How can one determine the board type (e.g. Uno vs Nano) of an Arduino at time of compile? Not to be confused with determining the processor type. As I see examples of this e.g. #if defined(__AVR_ATmega32U4__) ...

I would like a way, similarly, to determine between flavors of Arduino's all using the same processor of ATmega328.

The IDE knows board. So is it possible to access it from some pre-compiler #IF

The Nano has different interrupts vs. the Uno. Hence knowing board type at compile can automate the pin assignments for public libraries.


As you noted, you check off a board target in the development environment so the compiler might know the board. Unfortunately, the IDE does not tell the compiler this information directly. Only the processor type and frequency are passed down.

You can see what the IDE does to compile programs. In the preferences menu, turn on verbose output for compilation. Compile a sketch and you will see something like this:

C:\Apps\arduino-1.0-windows\arduino-1.0\hardware\tools\avr\bin\avr-g++ -c -g -Os -Wall -fno-exceptions -ffunction-sections -fdata-sections -mmcu=atmega328p -DF_CPU=16000000L -DARDUINO=100 -IC:\Apps\arduino-1.0-windows\arduino-1.0\hardware\arduino\cores\arduino -IC:\Apps\arduino-1.0-windows\arduino-1.0\hardware\arduino\variants\standard C:\Users\Jim\AppData\Local\Temp\build4664216036291565363.tmp\Blink.cpp -oC:\Users\Jim\AppData\Local\Temp\build4664216036291565363.tmp\Blink.cpp.o

The -D 's are how the Arduino environment passes defines to the preprocessor. You see that only the CPU speed and arduino version are passed in this way.

The IO pins are defined a different manner: The IDE includes one folder that contains a board specific header file.

This -I argument includes a folder onto the compiler's search path:


In that folder is a pins_arduino.h file that is appropriate for the board you selected. If you choose a different board, you will see this parameter change.

If you are willing to modify your IDE configuration, you can get what you ask for.

So to get what you want, you just need to get one #define directive. So here is how to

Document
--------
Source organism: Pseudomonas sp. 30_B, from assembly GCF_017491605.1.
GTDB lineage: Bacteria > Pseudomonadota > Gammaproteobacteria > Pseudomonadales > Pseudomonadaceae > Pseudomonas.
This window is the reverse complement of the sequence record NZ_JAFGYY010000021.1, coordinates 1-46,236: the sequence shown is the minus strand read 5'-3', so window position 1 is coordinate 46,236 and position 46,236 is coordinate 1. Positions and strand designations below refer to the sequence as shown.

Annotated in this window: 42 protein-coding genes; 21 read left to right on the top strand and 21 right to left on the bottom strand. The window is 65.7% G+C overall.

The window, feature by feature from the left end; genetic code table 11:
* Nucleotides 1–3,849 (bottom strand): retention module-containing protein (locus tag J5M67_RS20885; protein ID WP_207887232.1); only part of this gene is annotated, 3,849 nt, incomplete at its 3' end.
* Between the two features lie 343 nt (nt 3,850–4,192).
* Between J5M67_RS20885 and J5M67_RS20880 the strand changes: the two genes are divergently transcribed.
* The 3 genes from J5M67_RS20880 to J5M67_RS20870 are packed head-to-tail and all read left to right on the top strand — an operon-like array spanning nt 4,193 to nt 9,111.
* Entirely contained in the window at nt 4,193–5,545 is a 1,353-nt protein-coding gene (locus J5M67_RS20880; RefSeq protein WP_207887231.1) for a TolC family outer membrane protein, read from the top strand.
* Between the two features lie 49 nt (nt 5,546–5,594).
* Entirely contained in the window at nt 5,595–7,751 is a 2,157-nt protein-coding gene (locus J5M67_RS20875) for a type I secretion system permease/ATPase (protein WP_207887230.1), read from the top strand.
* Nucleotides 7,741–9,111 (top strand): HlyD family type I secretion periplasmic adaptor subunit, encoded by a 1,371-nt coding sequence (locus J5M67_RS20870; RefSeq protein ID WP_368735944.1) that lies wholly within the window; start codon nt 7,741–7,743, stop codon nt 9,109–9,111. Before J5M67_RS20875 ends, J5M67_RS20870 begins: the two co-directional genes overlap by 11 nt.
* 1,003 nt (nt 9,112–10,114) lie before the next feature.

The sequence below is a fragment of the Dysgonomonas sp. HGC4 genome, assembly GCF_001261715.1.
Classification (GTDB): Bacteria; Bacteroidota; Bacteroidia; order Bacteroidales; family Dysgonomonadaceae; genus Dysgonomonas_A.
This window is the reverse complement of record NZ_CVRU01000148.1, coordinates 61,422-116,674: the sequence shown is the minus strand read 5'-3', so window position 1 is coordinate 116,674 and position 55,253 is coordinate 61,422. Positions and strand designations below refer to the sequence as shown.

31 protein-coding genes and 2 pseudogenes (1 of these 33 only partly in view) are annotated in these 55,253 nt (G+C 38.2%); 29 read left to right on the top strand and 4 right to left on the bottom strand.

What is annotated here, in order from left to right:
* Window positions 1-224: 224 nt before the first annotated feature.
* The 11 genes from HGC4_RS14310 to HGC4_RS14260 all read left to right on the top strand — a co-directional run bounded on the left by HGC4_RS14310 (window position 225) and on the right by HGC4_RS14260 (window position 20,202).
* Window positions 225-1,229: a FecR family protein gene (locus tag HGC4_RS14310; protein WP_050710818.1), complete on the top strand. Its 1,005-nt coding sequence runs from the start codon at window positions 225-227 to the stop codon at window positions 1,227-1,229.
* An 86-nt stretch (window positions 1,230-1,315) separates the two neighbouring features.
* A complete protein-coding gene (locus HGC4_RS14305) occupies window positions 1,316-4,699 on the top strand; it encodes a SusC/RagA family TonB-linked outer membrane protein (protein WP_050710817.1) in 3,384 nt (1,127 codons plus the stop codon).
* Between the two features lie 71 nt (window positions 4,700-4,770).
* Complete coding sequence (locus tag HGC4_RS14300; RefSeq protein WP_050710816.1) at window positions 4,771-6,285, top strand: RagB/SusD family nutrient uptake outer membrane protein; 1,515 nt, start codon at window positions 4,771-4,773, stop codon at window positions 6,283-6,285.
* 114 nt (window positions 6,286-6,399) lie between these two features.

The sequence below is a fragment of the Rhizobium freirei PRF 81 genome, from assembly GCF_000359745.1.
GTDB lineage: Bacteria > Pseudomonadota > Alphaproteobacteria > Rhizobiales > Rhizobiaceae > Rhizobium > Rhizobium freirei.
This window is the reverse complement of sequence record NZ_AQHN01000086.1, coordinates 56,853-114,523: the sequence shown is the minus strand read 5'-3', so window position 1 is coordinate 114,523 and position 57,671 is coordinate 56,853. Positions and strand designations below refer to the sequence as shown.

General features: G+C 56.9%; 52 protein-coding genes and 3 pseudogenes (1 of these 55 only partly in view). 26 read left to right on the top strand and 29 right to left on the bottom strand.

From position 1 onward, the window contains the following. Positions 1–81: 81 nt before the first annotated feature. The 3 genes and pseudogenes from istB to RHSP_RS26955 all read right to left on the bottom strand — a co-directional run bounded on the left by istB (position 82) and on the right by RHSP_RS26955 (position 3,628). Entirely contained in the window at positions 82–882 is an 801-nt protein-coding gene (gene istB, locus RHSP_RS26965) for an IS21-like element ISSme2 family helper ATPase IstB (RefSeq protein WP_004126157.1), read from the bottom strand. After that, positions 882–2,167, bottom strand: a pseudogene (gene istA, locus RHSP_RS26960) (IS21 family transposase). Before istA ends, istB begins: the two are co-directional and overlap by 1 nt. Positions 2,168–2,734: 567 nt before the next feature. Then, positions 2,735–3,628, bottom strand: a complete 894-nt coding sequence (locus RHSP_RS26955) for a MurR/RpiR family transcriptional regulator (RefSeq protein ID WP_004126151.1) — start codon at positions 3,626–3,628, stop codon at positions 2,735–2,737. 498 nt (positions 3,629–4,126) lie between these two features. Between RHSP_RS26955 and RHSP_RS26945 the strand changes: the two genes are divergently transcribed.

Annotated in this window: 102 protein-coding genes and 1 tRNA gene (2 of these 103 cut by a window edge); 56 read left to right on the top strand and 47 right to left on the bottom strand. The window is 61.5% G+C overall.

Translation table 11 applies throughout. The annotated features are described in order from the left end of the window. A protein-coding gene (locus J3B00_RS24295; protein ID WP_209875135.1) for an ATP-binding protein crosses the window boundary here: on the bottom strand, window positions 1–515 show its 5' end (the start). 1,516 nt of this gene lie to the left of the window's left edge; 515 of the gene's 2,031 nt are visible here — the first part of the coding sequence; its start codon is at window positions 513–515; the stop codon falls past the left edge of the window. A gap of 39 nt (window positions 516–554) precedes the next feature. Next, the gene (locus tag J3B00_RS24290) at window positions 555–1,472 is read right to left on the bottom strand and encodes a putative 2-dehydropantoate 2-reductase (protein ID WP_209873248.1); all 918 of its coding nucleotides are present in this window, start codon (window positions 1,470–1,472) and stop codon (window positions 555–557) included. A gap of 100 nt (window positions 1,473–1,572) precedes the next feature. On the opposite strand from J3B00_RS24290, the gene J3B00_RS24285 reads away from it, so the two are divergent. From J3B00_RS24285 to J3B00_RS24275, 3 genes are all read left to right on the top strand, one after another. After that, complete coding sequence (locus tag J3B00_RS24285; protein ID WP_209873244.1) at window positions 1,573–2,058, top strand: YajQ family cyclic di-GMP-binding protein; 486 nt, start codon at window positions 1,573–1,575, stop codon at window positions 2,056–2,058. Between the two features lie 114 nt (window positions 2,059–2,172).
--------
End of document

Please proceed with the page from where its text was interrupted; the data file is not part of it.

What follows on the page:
Step 1. Make your own board type. To make a new board type, see the boards.txt file located in this folder:


The line like this define the include folder (standard in this case):


Copy an entire block, changing the name and the folder

myuno.name=My Arduino Uno

With this change, when you select this board target, the myunoboard folder will be placed on the compiler path.

Step 2. Make you header that includes your define.

In the folder


make a file pins_arduino.h. In that file

#include "..\standard\pins_arduino.h"
#define BOARD MY_UNO
// and/or this form
#define __BOARD_MY_UNO

Step 3. Repeat for more boards.

This will provide the ability to build your code for different board targets.

Having said this, I wouldn't really recommend this approach. If you are starting to think about creating code that runs across multiple targets, it may be time to move on from the Arduino IDE. If you were using an environment such as Eclipse, you have one project with any number of build configurations. Each build configuration can specify different preprocessor defines for the board target.

  • I have just gotten to try this. Where it works for the main INO file. However, it appears library files, are not able to see the define originated in the variant/pin_arduino.h. As I need the difference to occur in a .h of a custom library. – mpflaga Aug 1 '13 at 2:27
  • it appears I may be wrong. looks like I cannot use #define of another library's filename. so it appears working now. – mpflaga Aug 1 '13 at 2:49
  • The above is now true with IDE 1.5 see github.com/arduino/Arduino/wiki/… and the parameter uno.build.board=AVR_UNO, which provides is used to set a compile-time variable ARDUINO_{build.board} to allow use of conditional code between #ifdefs – mpflaga Jan 5 '14 at 14:54

I don't think that there is such a thing built into the arduino IDE, but you can always write your own makefile and define such a thing yourself.


If you scroll down to the hello world example, you will see an example makefile, with a BOARD make variable defined and with just a little extra makefile smarts you could invoke make like this:




to build the sketch for the different boards.


An easy way to do board sniffing is to use a library such as ArduinoManager. With this you can very easily get the board name and features https://github.com/backupbrain/ArduinoBoardManager

It uses the technique described above to reveal lots of information about almost every Arduino board, so it's great for making projects that might get deployed on a lot different environments.

Just download and include in your Arduino project.

#include "ArduinoBoardManager.h"

ArduinoBoardManager arduino = ArduinoBoardManager(); // required if you want to know the board name and specific features

void setup() {

  Serial.print("Board is compatible with Arduino ");

  Serial.println("Speed/SRAM/Flash: ");

  // Board features (multiple serial ports on Mega, for example)
  if (arduino.featureExists(ArduinoBoardManager::FEATURE_MULTIPLE_SERIAL)) {
    Serial.println("Your board supports multiple serial connections");


void loop() {

The resulting output on Arduino Uno is:

Board is compatible with Arduino UNO


The process for making this library (including example code) to determine an Arduino board model and version is described in detail on my blog.

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